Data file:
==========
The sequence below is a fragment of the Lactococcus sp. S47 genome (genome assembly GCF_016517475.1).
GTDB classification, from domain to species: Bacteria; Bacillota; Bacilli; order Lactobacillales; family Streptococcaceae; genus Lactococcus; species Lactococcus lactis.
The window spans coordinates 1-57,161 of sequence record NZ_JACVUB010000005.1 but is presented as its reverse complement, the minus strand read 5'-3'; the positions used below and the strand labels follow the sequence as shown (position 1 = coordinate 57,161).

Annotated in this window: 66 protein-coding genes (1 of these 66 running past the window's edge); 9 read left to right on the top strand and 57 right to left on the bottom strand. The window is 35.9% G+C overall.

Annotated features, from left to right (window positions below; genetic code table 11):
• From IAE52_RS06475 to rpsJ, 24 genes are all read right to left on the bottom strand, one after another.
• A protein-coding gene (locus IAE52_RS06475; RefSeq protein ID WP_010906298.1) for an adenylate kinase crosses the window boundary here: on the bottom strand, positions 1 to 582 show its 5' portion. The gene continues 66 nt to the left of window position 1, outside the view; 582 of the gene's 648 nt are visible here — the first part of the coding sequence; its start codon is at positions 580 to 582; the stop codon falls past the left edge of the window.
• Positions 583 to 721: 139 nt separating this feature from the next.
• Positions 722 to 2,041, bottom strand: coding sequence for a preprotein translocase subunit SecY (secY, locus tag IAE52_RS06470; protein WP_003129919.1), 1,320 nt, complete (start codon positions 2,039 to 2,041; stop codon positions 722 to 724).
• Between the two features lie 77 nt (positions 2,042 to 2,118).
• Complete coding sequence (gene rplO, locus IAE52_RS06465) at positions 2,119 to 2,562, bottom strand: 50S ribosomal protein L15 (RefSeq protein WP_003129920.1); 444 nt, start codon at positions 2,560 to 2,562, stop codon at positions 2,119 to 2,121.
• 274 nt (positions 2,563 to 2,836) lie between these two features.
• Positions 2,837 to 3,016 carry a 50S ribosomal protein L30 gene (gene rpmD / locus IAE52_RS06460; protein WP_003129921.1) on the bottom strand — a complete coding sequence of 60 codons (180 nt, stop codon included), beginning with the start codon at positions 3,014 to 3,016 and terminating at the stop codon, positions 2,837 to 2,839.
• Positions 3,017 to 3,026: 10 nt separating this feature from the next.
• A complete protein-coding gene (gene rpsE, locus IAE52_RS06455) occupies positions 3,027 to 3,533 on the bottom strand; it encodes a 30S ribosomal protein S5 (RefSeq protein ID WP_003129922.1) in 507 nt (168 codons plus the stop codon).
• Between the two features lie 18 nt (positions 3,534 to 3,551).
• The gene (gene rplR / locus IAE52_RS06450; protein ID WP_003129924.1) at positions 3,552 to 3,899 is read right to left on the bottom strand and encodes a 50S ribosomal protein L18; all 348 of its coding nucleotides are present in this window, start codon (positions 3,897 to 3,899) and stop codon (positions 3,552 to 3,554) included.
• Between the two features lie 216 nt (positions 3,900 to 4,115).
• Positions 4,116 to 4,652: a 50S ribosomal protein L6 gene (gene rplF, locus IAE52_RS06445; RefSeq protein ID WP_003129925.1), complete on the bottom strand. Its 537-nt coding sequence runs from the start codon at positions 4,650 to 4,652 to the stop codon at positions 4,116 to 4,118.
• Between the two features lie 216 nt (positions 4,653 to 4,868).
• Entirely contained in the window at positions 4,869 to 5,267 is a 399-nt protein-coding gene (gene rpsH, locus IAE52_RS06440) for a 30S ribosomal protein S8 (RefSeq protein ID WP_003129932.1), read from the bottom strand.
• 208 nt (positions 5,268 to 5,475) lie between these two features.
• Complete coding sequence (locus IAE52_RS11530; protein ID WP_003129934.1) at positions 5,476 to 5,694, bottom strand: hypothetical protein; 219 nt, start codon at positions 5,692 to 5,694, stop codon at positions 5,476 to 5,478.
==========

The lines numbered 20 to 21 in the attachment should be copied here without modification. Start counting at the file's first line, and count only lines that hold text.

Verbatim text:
• Between the two features lie 216 nt (positions 4,653 to 4,868).
• Entirely contained in the window at positions 4,869 to 5,267 is a 399-nt protein-coding gene (gene rpsH, locus IAE52_RS06440) for a 30S ribosomal protein S8 (RefSeq protein ID WP_003129932.1), read from the bottom strand.